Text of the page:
‘You either end up downloading all the time (what’s a good interval? One day? One week? One hour?) to keep up, or you fall behind. Keeping it server side allows the list to be continuously updated with significantly less cost to the operator and substantially greater benefit to the consumer.’

    First of all, it never downloads an entire list. It would clearly work on incremental updates. If nothing has changed in the last 72 hours, then the only thing sent to the server would be the timestamp of the user’s file and the server sending back a message indicating no changes (this is a smaller packet than the way the current system works). I see my method as not increasing cost at all, rather decreasing it. Rather than sending a packet to MS EVERY time I view a website, I only send a packet every X minutes/hours and most of the time there will be no update and nothing needs to be done.

    ‘And finally, it’s an OPT-IN feature’

    Perhaps I’m wrong, but I believe I read it’s an opt-OUT feature. In fact, I am not wrong because this is exactly what Tariq Sharif said. Opt-out is substantially different. Why? Because of fear tactics. "Are you sure you want to disable this? Doing so may leave your computer unprotected from phishing attacks." Hence, unless you are well educated as to what the phishing filter really does, such a message would scare you into leaving it on.

    ‘But hey, let’s not let good arguments get in the way of a good anti-MS rant, right?’

    Yeah and lets not let the truth get in the way of a pro-MS rant, right? If you had read my message you’d clearly see that I said I like IE and I will continue to use IE. I’m not bashing MS at all, I think MS is a fine company that produces some great software titles (Windows XP, IE, Visual Studio, Office, etc.). Right now I’m typing this message into IE running on my MS Windows machine. I have several thousands of dollars worth of MS software. You see, you seem to think criticism is a "rant." I’m suggesting ways to make the phishing filter better. Show me where I said "I hate MS" or "screw IE, use Firefox," you won’t find it. What you will see is constructive criticism of how I believe IE7 can be made to be the best browser available. If you consider that a "rant" I most certainly hope you never enter the real-world because if you can’t handle constructive criticism, you won’t get very far in life. I want to see IE7 regain it’s marketshare that has been lost to Firefox. In my mind, the phishing filter as presently designed will not do this; it will allow it to further slip. I am proposing my suggestions as to how this can be rectified.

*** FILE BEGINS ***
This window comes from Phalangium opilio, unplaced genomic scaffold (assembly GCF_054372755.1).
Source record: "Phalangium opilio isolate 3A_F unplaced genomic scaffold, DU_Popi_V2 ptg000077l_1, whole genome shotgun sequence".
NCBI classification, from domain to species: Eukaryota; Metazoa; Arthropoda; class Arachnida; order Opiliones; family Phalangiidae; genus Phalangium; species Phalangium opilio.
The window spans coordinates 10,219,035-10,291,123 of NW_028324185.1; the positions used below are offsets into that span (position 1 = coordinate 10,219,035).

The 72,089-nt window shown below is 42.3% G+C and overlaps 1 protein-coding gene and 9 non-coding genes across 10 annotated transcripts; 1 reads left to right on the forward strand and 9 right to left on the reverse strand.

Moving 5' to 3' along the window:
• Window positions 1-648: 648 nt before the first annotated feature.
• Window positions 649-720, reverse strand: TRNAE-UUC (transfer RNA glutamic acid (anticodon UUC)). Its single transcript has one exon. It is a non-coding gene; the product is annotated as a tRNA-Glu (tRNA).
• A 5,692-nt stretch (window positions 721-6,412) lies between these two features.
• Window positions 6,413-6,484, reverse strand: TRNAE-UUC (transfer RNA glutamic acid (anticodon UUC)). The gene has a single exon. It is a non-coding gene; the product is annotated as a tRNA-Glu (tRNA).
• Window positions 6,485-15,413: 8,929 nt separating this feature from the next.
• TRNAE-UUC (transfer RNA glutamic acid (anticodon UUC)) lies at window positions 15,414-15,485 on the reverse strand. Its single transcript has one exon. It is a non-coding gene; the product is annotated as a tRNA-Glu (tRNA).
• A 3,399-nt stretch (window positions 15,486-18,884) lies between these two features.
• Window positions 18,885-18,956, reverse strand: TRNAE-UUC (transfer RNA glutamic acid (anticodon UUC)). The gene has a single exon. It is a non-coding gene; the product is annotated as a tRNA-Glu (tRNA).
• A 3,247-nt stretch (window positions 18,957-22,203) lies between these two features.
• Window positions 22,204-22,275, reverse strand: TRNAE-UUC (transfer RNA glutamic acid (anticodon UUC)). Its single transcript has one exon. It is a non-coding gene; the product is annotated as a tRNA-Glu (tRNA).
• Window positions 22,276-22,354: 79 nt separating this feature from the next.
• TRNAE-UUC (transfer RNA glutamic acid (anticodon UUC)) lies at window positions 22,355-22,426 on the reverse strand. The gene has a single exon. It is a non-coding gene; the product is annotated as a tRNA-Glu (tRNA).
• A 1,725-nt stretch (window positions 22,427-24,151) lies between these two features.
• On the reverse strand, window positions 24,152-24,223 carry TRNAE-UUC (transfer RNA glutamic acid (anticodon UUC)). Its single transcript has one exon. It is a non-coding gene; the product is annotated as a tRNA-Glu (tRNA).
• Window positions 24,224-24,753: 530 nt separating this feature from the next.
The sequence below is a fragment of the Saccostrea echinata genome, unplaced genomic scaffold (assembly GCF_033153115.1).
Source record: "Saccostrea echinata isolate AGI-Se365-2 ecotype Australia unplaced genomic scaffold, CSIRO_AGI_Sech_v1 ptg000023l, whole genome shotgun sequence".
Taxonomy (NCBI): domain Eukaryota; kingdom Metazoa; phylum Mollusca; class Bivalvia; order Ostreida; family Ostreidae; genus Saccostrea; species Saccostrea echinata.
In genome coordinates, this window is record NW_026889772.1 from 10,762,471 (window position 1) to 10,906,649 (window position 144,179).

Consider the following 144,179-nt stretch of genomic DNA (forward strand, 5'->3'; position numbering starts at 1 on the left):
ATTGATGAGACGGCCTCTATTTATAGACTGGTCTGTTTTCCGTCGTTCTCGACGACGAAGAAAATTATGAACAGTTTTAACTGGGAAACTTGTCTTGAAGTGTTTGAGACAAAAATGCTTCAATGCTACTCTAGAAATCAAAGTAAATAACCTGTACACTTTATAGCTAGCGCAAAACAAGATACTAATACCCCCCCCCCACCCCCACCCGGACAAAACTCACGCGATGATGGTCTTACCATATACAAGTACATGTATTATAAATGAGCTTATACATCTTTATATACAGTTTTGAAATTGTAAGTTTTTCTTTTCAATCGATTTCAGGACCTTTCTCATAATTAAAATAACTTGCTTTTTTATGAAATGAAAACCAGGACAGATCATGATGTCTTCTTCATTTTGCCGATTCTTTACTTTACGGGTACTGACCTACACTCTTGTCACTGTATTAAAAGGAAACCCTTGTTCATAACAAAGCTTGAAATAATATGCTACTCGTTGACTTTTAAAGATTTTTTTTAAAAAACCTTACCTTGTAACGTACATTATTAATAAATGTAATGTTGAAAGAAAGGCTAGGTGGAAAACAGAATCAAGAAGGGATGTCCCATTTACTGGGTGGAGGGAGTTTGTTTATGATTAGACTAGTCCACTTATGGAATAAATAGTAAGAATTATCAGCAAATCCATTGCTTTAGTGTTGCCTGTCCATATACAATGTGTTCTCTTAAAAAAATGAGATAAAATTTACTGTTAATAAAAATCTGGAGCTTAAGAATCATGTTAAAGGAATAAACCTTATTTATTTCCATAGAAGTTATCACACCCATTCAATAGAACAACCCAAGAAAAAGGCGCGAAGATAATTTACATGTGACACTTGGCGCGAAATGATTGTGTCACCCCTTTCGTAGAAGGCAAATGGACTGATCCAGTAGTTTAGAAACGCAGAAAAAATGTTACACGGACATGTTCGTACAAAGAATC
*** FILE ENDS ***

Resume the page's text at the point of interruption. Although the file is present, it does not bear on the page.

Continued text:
21. Anonymous says:

    Hi again guys.

    This is just a completely random thought that has literally just popped into my head a minute or so ago. I don’t know of all the technical issues involved in this, or whether or not you’re doing it already, but will you be using all this anti – phising technology anywhere within MSN search to filter out possible phising pages from a users results? In the very least you could check that list that you are gathering against your search index and remove any which match. Plus, use all those heuristics or whatever to scan the remaining stuff and remove anything that looks suspicious. If your not already doing something similar, I really think it would be a great idea as it would make searching a lot safer, regardless of whether or not you’re using IE 7.

    Also, in a completly unrelated enquiry, I would just like to know whether or not you’ll be improving the pop – up blocker within IE 7. I mean I’m sorry, but even on the ‘high’ setting it still doesn’t seem to block all of them.

    The only reason I’m pretty sure it’s the pop – up blocker and not something on my computer is because I’ve heard a couple of other people on these very blogs saying the exact same thing, even mentioning how people have found ways to bypass it.

    It would be really nice to hear something from you guys on this, as this isn’t something I can remember hearing too much about here.


  22. Anonymous says:

    Hi there,quite off topic, but i wanted to give it a try at least:

    We are using the web control in Visual Basic 5 / 6 which is afaik the ie as component.

    Now we experienced that with the ie 7 beta, this component does not work any more.

    Is this a beta issue an will be fixed with release of the final?

    Or will the ie 7 components remain incompatible to VB 5 & 6, so that displaying HTML Content in our apps will be no more possible in future, if ie 7 is installed?